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1 June 2020 | Economy

State of the Nation: Is ‘full employment’ era over?


State of the Nation: Is ‘full employment’ era over?

April was a record-breaking month for the Scottish economy as the COVID-19 crisis took a heavy toll on employment, productivity and growth, as highlighted by the data and forecasts in our latest State of the Nation briefing for June.

Weakening productivity

Productivity measured by output per hour fell by 0.4% for UK workers in Q1 2020, after just a few weeks of lockdown in late March.

Worse is expected to come in the data for Q2 as the lockdown continued, with many businesses and whole sectors still closed, normal working practices disrupted and digital infrastructure and technologies under pressure, especially in rural areas.

Steep fall in GDP

UK GDP shrank by 5.8% in March alone, the biggest single monthly fall since records began in 1997. UK GDP decreased by 2% across Q1 2020, the largest fall since Q4 2008 at the onset of the financial crisis and recession of a decade ago.

The RBS Purchasing Managers’ Index for Scotland plummeted further in April to an unprecedented 10.7, suggesting a severe contraction of the Scottish private sector. Government grants and bank loans have been critical in bridging widespread cash flow and liquidity issues.

Levels of business confidence have collapsed, and levels of business investment have halved.

Record low consumer confidence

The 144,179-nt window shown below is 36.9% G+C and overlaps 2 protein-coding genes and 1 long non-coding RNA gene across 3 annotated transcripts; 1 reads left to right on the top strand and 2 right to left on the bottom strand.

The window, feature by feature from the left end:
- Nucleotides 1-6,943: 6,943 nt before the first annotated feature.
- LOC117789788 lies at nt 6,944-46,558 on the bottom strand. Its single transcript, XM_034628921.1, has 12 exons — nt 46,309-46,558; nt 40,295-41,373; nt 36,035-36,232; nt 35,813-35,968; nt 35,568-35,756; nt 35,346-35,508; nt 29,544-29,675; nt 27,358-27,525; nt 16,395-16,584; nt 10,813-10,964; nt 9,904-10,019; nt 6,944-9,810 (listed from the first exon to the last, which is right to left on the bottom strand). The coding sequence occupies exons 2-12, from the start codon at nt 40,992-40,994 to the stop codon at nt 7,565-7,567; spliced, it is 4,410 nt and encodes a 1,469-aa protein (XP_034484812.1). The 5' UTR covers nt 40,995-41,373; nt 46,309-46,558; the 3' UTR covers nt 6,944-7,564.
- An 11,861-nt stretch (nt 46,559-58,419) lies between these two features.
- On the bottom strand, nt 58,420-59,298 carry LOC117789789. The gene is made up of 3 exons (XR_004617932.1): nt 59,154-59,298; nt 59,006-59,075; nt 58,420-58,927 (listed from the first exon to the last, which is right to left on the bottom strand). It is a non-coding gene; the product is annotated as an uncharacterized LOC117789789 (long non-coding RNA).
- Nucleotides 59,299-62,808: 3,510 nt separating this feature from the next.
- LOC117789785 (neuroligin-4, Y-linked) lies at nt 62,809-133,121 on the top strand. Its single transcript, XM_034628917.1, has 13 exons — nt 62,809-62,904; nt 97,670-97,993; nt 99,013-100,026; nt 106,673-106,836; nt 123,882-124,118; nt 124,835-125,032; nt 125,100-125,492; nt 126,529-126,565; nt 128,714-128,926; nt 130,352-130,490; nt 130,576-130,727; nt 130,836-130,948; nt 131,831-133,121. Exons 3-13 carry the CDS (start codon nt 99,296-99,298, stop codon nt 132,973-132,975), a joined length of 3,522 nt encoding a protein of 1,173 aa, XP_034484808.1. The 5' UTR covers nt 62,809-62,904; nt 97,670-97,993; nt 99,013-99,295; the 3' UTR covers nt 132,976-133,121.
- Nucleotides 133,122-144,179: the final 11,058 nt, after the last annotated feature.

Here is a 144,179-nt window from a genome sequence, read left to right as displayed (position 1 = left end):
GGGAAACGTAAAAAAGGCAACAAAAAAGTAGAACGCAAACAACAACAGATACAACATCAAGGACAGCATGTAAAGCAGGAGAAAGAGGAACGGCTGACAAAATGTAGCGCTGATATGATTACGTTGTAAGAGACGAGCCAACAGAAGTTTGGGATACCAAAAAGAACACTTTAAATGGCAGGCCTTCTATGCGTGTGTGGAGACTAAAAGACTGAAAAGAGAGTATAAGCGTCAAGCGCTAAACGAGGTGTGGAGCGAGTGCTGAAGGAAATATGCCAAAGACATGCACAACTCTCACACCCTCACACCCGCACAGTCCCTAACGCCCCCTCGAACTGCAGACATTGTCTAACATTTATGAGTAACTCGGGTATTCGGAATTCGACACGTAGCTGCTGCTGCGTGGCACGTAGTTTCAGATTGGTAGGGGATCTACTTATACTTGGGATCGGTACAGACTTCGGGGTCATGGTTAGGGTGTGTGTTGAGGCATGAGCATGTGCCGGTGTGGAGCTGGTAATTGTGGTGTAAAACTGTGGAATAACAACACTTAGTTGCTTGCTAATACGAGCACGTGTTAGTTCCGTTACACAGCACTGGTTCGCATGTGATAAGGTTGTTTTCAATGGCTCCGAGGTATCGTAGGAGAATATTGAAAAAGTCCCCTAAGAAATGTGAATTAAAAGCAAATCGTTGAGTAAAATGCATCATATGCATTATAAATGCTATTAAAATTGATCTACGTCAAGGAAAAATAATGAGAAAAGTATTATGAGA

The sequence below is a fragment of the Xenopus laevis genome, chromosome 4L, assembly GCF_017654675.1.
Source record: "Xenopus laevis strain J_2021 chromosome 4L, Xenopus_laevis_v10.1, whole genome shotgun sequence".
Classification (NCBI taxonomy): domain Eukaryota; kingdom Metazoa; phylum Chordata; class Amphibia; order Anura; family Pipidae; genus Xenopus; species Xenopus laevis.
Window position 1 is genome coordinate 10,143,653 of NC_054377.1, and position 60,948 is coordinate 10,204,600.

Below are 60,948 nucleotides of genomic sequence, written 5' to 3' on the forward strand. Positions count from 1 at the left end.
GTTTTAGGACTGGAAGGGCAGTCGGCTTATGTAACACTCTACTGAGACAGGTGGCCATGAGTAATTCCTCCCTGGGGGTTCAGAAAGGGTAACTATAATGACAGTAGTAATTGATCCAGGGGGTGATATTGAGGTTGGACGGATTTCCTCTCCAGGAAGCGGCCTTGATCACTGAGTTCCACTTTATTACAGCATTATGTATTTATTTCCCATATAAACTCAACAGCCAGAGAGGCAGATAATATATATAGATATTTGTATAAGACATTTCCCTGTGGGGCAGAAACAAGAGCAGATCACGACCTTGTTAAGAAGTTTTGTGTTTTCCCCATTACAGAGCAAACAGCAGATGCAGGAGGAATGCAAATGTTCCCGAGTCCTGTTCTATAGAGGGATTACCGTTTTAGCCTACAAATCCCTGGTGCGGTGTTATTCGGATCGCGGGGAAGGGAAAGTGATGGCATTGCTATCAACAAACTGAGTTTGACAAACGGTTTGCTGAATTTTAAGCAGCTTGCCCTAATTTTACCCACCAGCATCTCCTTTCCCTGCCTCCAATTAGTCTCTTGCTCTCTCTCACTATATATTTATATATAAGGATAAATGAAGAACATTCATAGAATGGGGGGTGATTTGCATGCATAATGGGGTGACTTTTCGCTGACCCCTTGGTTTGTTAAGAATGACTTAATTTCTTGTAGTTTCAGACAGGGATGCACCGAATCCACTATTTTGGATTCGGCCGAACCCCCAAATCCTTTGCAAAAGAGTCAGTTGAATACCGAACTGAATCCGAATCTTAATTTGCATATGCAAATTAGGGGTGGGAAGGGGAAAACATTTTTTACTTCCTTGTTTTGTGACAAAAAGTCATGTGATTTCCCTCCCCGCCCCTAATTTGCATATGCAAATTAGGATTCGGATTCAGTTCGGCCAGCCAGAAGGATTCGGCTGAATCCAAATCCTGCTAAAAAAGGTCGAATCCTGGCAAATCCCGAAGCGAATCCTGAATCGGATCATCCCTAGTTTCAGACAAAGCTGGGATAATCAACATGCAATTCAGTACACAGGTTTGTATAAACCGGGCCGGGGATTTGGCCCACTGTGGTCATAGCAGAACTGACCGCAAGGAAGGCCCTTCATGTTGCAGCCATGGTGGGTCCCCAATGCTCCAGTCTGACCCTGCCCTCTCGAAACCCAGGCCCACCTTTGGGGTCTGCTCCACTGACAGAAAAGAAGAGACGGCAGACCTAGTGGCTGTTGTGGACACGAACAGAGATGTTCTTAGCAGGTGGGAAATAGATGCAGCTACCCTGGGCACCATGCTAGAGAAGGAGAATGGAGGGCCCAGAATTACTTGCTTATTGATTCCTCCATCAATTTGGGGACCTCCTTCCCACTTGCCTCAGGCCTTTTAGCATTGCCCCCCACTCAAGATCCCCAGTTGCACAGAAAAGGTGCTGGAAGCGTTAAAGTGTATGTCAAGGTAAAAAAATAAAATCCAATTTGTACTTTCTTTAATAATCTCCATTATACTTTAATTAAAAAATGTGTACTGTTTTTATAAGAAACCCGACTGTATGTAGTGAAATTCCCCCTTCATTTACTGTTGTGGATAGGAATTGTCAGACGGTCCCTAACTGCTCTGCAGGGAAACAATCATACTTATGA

Household consumption has halved during the crisis, as Scottish consumer confidence fell to record lows. Scottish retail sales suffered their worst month on record in April as the High Street shut down.

Total sales decreased by a remarkable 40.3%. Non-food retailers suffered another awful month. After a bumper month for food sales in March as many consumers stockpiled, sales growth eased back significantly in April.

A consumption-led, consumer-led recovery looks an unlikely prospect.

End of ‘full employment’ era?

The Coronavirus Job Retention Scheme has successfully protected millions of jobs and prevented mass unemployment across the UK. Its extension has been largely welcomed by employers. The average employer utilising the Job Retention Scheme claims that they would have otherwise made 35% of their workforce redundant.

There remains a strong risk of significant redundancies in key sectors of the Scottish economy, such as tourism & hospitality, retail and energy, which remain most exposed. Joblessness is expected to rise sharply in the near future. Oil and Gas UK warns that 30,000 jobs could be at risk across the UK’s energy sector alone, which is vital to Aberdeen and the North East.

After a period of strong Scottish labour market performance, and nearly five years of unemployment consistently below 5%, is the era of near-‘full employment’ over?

For more, download our latest State of the Nation briefings below, which summarises and contextualises all of the latest data and forecasts in one place.